We’ve been talking a lot lately about survey fatigue. It’s making it really hard for brands to collect user-generated content.
Survey fatigue is, well, what it sounds like – people are sick of companies bugging them all the time to fill out surveys and review their experiences.
We’ve just put out an ebook all about avoiding survey fatigue.
You don’t have to stop asking for reviews, or stories, or photos – you just have to ask in a more natural, less annoying way.
One thing that we need to keep in mind is WHY we’re so fixated on collecting this stuff.
Why have we, as marketers and business people, gone in so hard on surveys that they had to create a whole new TERM for how annoying they get.
Why do brands want feedback?
Well, it’s different for different industries or businesses.
But here’s the thing – once you know exactly what you’re trying to achieve, you can start working out how to collect the data and content in a nice natural way.
Having an end goal in mind before you start asking for feedback is great for a few reasons:
- It keeps your eye on the prize (the prize being your main business objectives)
- It stops you being annoying and bugging your customers for the sake of it
- It helps you take actions later
The businesses we help generally fall into one – or all – of these camps.
Let’s have a quick look at each.
Example 1 – data
I want quantifiable, reliable data that I can use to improve the way my business works and serves customers.
Ok, great! Here’s what you probably want to be collecting:
- NPS score (how likely customers are to recommend you)
- Service data on your individual stores or branches (if you have them)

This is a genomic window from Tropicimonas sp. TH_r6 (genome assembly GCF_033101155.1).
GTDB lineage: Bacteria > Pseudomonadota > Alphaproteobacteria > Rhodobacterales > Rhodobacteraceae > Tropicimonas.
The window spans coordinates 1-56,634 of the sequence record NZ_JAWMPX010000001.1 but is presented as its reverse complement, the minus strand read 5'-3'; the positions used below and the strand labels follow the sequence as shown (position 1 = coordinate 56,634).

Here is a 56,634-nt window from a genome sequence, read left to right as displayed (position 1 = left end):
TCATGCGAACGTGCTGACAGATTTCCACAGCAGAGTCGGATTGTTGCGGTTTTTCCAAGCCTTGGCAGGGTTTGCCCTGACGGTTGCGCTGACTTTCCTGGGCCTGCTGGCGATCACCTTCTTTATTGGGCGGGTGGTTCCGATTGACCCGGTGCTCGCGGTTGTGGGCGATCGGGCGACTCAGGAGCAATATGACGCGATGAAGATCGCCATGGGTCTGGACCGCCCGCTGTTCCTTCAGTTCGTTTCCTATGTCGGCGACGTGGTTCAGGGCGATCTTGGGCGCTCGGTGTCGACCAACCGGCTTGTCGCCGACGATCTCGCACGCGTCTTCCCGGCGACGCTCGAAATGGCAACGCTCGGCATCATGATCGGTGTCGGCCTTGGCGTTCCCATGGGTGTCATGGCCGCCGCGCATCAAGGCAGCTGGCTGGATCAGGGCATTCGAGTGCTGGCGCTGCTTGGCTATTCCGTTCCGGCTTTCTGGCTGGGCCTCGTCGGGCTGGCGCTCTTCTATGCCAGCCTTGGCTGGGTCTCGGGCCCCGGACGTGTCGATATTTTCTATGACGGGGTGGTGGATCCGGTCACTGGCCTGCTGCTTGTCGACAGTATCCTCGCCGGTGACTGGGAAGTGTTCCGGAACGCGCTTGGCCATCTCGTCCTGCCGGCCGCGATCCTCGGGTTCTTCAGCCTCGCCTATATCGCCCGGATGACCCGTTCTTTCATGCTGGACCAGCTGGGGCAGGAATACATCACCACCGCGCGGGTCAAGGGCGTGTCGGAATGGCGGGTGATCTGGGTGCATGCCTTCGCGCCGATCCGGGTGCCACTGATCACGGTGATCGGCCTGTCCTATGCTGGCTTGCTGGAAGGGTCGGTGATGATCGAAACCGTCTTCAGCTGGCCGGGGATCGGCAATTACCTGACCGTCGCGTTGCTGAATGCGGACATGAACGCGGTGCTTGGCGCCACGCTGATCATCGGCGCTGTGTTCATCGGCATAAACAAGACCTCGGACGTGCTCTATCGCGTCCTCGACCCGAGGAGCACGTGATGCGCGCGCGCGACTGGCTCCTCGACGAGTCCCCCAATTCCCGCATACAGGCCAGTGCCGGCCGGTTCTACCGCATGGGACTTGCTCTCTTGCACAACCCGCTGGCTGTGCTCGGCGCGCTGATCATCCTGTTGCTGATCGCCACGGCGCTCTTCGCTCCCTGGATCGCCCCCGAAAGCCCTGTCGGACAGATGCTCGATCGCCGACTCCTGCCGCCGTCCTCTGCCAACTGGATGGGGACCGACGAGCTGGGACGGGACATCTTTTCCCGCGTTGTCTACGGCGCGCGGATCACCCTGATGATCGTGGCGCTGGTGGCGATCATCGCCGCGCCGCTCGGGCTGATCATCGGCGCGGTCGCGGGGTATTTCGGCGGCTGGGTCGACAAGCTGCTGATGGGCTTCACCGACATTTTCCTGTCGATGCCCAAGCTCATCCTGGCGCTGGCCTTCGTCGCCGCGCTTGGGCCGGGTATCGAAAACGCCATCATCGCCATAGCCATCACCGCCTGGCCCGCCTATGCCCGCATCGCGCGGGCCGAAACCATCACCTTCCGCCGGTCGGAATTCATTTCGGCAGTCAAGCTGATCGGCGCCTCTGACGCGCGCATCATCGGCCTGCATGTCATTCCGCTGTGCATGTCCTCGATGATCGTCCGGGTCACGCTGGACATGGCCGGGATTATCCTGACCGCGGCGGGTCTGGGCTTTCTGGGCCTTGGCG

- Scores on all your products, plus their individual facets (like battery life or value for money for example)
- Customer opinions that provide insight into everything from product development to customer service
Collecting and displaying opinions of your brand, product scores or customer photos actually lead to huge uplifts in engagement and conversion.
Example 2 – conversion
I want a constant stream of reviews to display at the point of purchase.
This is the most common scenario we see, and unfortunately it’s also the one we see messed up the most.
That’s a real shame, because when it’s handled right, the voice of the customer is one of the most powerful voices in commerce.
A great reviews system is well worth what it costs to set up. For instance, 72 hours after going live with Reevoo, Ebuyer collected 60,000 reviews overtaking the 40,000 reviews collected by the company’s in-house solution over 4 years.
Example 3 – inspiration
I want inspiring content I can inject along the customer journey to strengthen my brand.
This is the fun stuff.
You’ve probably tried to do this through an Instagram hashtag or offering people prizes to take photos or videos with your products.
But here’s a bombshell: it’s not worth it. Not that way, at least.
The real ‘influencers’ are right under your nose. All they need is a little push. Oh – and they work for free. Actually, they pay you for the privilege.
They’re your customers.
By reaching out to them at the right time and in the right context, you can collect some incredible content.
Aside from the obvious (this content is super impressive), inspiring content collected from real customers does wonders for conversion and loyalty.
Titan Travel saw a 34% uplift in time on site on pages that contained engaging user-generated content.
The data you collect from your customers – whether it’s satisfaction scores or stories and photos – delivers huge business benefits if used in the right way. Now, all that’s left to do is collect it!
You can find more analysis like this, and our top tips to collect amazing content, in our latest ebook. It’s called How to collect more content with less surveys and right at the back, there are six golden rules you can start following NOW to collect more content and get friendlier with your customers.